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Camelpox is an economically important, contagious, often sporadic skin disease of camelids. The Camelpox virus (CMLV), which causes the disease, is closely linked to the Variola virus (VARV), which causes smallpox. Camelpox is confined to camel-rearing belts, primarily in developing nations, and has a negative economic impact due to significant illness, death, weight loss, and milk yield reductions.
Background of Camelpox Virus
The camelpox virus (CMLV), which causes the disease, is a member of the family Poxviridae's subfamily Chordopoxvirinae and the genus Orthopoxvirus (OPV). There are a number of pathogens with veterinary and zoonotic significance among the other members of the genus. The CMLV genome is made up of a single linear, double-stranded DNA molecule that replicates in the cytoplasm and is ended by a hairpin loop. The genome has cross-links that connect the two DNA strands at both ends and is AT-rich (66.9%). Long inverted tandem repetitions at each end of the DNA strand create single-stranded loops. Genes included in the genome's core region are highly conserved across all sequenced OPVs. CMLV virion dimensions are typically 224 × 389 nm. Similar to OPVs, the camelpox virion is made up of a core, two lateral bodies, an envelope, and an outer membrane.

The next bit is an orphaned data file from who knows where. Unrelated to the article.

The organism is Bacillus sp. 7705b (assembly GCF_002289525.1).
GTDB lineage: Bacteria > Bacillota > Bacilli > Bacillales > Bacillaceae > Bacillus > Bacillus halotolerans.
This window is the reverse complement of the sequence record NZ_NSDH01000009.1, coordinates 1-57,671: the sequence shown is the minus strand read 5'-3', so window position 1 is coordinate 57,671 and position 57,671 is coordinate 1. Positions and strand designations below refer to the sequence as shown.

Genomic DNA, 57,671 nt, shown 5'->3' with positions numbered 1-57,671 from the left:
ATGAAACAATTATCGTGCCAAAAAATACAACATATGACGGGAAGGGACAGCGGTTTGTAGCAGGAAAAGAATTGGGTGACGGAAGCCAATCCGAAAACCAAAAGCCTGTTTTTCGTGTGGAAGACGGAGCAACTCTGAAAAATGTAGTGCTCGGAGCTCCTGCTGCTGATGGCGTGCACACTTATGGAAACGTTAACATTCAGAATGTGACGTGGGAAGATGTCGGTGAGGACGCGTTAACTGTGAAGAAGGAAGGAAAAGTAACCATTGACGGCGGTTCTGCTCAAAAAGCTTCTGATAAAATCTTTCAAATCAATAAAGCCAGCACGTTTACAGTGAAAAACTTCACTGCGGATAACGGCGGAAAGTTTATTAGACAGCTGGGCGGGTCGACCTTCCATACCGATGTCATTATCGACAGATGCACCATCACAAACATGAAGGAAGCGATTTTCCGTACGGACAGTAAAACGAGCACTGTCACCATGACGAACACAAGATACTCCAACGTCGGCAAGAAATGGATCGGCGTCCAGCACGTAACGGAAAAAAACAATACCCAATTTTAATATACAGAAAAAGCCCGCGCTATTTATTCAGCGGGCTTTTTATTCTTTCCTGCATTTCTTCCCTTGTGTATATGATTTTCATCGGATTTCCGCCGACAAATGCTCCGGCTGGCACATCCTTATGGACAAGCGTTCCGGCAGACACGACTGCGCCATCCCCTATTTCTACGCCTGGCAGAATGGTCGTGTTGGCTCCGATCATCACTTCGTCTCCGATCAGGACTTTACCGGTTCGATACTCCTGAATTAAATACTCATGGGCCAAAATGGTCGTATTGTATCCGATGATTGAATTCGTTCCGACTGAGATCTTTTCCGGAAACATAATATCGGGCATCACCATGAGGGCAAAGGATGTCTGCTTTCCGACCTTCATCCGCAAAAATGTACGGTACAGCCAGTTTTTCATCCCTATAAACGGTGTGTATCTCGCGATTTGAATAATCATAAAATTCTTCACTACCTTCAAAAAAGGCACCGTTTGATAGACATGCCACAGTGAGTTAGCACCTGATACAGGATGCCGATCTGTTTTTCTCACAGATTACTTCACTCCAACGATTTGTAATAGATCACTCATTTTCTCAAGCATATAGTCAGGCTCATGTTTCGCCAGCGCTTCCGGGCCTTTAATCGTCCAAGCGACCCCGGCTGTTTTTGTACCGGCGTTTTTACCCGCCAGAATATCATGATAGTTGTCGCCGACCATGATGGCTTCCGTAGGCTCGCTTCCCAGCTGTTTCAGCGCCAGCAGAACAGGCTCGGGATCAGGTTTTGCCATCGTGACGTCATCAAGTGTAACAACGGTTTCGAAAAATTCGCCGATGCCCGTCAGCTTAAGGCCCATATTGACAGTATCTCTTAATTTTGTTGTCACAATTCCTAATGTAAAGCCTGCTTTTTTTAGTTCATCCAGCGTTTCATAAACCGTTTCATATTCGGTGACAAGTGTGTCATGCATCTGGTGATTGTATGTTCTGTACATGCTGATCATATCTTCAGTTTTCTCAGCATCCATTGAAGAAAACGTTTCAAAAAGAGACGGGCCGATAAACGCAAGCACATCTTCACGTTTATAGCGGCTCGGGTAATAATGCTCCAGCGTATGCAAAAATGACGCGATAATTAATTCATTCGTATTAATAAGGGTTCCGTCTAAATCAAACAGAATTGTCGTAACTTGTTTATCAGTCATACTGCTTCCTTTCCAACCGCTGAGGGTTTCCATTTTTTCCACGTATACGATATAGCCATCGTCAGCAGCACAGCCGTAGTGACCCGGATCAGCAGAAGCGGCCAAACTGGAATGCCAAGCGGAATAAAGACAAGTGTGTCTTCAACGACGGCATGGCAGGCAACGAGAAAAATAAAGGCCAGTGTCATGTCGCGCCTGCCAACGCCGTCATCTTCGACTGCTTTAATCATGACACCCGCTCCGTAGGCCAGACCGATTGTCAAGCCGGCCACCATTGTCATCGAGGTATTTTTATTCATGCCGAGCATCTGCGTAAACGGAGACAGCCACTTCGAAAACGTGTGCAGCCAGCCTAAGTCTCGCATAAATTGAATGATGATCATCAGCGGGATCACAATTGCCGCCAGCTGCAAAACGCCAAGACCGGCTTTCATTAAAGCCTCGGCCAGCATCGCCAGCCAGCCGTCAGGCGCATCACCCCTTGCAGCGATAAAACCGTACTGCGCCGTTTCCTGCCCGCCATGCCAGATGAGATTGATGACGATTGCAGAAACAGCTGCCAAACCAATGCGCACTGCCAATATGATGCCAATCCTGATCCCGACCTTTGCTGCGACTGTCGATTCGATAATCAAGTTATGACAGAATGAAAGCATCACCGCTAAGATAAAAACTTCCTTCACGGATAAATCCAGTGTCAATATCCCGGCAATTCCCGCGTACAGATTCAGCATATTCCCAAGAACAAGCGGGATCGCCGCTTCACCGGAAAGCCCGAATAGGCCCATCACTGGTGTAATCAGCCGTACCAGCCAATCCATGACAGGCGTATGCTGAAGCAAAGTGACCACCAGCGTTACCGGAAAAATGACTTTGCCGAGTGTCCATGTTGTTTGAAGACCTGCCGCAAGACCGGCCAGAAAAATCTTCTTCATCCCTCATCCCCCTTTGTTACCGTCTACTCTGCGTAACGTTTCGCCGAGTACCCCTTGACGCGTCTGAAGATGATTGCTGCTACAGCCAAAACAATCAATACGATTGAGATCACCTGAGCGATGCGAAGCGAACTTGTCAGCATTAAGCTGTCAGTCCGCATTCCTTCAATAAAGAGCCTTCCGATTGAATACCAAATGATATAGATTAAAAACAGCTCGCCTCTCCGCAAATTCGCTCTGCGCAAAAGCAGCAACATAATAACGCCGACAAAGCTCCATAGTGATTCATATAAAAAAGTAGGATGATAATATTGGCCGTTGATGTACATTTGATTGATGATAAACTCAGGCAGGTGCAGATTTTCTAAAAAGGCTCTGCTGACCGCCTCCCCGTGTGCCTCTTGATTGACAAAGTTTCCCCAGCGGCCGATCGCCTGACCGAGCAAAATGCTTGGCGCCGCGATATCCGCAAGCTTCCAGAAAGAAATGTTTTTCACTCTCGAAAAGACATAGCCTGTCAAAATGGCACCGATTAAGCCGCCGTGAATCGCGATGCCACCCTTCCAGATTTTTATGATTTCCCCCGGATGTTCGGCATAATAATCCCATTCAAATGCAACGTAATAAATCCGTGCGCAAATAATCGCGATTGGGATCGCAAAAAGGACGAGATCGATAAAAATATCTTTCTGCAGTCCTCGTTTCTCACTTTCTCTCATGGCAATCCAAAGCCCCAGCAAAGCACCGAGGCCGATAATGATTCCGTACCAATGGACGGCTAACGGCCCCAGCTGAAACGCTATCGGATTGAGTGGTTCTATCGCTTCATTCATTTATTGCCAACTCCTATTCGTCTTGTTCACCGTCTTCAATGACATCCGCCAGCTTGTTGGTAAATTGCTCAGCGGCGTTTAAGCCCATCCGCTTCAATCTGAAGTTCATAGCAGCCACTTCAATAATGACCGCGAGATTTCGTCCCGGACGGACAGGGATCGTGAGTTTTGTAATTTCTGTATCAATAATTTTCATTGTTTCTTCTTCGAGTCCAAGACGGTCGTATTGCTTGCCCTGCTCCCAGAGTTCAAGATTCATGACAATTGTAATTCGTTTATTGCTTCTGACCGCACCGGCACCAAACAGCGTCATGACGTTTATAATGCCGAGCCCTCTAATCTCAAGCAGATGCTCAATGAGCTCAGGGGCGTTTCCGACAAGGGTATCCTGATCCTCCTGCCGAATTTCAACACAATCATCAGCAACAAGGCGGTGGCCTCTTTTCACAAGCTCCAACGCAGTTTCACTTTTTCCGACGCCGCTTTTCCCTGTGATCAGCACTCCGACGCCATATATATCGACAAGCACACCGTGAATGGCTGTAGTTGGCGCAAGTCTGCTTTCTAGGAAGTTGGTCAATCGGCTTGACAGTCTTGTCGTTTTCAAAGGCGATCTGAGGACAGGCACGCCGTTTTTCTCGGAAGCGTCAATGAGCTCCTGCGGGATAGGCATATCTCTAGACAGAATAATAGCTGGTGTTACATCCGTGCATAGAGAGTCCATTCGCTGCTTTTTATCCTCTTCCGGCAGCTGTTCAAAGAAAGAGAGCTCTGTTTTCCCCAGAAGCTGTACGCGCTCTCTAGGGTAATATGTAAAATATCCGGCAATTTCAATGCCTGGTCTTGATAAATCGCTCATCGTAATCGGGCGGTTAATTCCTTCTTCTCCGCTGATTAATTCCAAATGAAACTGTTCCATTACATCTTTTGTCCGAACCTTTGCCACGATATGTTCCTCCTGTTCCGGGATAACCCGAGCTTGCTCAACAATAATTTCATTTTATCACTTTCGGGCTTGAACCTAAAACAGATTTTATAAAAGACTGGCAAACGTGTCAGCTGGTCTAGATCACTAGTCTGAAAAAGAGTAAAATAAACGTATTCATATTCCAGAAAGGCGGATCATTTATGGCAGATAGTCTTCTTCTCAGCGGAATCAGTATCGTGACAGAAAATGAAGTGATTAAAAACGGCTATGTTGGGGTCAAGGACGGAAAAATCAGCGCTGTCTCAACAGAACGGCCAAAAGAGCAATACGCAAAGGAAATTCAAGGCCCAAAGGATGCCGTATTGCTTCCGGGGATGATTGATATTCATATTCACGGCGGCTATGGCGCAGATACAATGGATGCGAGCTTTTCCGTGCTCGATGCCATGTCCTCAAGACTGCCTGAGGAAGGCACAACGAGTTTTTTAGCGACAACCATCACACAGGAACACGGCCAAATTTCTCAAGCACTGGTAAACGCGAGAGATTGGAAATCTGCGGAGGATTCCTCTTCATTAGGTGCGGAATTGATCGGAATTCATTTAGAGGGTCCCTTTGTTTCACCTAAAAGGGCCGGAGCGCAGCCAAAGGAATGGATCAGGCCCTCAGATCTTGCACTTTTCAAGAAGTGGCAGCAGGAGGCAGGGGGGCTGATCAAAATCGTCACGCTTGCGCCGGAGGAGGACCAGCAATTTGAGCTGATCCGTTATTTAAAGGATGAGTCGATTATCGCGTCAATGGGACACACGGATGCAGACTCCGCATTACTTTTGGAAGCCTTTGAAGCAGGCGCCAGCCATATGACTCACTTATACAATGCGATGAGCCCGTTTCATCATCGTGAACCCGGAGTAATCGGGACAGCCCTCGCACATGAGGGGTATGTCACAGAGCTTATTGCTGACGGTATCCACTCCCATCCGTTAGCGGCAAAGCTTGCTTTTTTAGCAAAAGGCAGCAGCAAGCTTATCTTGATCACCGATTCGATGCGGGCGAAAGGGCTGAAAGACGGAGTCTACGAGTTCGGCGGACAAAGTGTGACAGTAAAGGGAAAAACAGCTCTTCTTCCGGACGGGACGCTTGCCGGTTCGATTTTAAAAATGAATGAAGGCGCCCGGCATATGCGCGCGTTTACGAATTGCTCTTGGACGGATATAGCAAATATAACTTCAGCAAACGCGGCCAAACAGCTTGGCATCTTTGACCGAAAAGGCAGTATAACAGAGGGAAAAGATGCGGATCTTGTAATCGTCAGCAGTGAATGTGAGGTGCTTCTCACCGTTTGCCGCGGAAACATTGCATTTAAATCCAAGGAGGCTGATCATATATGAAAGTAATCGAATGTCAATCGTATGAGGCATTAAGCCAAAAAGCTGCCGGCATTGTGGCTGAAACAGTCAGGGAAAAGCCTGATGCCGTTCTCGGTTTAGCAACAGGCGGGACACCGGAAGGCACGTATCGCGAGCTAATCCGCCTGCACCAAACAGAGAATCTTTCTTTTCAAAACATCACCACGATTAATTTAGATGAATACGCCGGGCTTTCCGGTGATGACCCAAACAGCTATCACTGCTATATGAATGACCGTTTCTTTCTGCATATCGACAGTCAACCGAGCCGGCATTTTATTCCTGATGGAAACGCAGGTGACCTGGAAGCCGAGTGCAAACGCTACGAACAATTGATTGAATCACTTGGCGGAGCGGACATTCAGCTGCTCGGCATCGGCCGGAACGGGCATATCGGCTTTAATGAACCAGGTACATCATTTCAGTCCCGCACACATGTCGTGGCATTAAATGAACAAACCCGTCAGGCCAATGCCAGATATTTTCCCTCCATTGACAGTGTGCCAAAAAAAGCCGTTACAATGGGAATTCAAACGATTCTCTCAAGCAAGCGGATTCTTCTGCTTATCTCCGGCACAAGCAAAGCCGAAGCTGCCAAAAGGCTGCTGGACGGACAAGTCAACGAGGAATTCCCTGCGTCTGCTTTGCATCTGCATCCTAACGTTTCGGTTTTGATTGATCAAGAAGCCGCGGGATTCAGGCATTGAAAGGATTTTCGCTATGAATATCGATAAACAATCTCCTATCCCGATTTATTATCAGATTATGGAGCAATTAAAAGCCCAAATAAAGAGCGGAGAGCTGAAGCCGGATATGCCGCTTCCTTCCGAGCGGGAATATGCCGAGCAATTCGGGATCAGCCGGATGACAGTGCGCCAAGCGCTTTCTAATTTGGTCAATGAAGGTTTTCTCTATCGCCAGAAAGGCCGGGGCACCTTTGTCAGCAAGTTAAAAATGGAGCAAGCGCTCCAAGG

Symptoms of Camelpox
The CMLV typically enters through the skin. The virus travels to nearby lymph nodes and causes the development of a primary cutaneous lesion after local replication, which is followed by a leukocyte-associated viremia. A few days following the start of viremia, widespread secondary skin lesions start to develop. New lesions continue to develop for another two to three days, after which the viremia starts to decline. Rarely has CMLV affected a man's health. When administered intradermally, the virus has also been discovered to be non-pathogenic to mice, rats, guinea pigs, lambs, goats, rabbits, and other animals. Cattle, sheep, and goats are not among the other animal species that the CMLV can infect since it is host-specific.
Epidemiology of Camelpox
One of the most prevalent OPV illnesses affecting camelids is camelpox. Since camels are utilized for transportation, racing, and the production of milk, wool, and meat, the disease affects all camel-breeding regions in Africa, the northern hemisphere, the Middle East, and Asia. In the semi-desert regions, infections are frequently found in the herds of the nomadic pastoralists. Initial reports of the illness came from Punjab and Rajaputana (India), and later reports came from numerous other nations. The disease is prevalent throughout the world, including the Middle East, Asia, Africa and the southern regions of former USSR.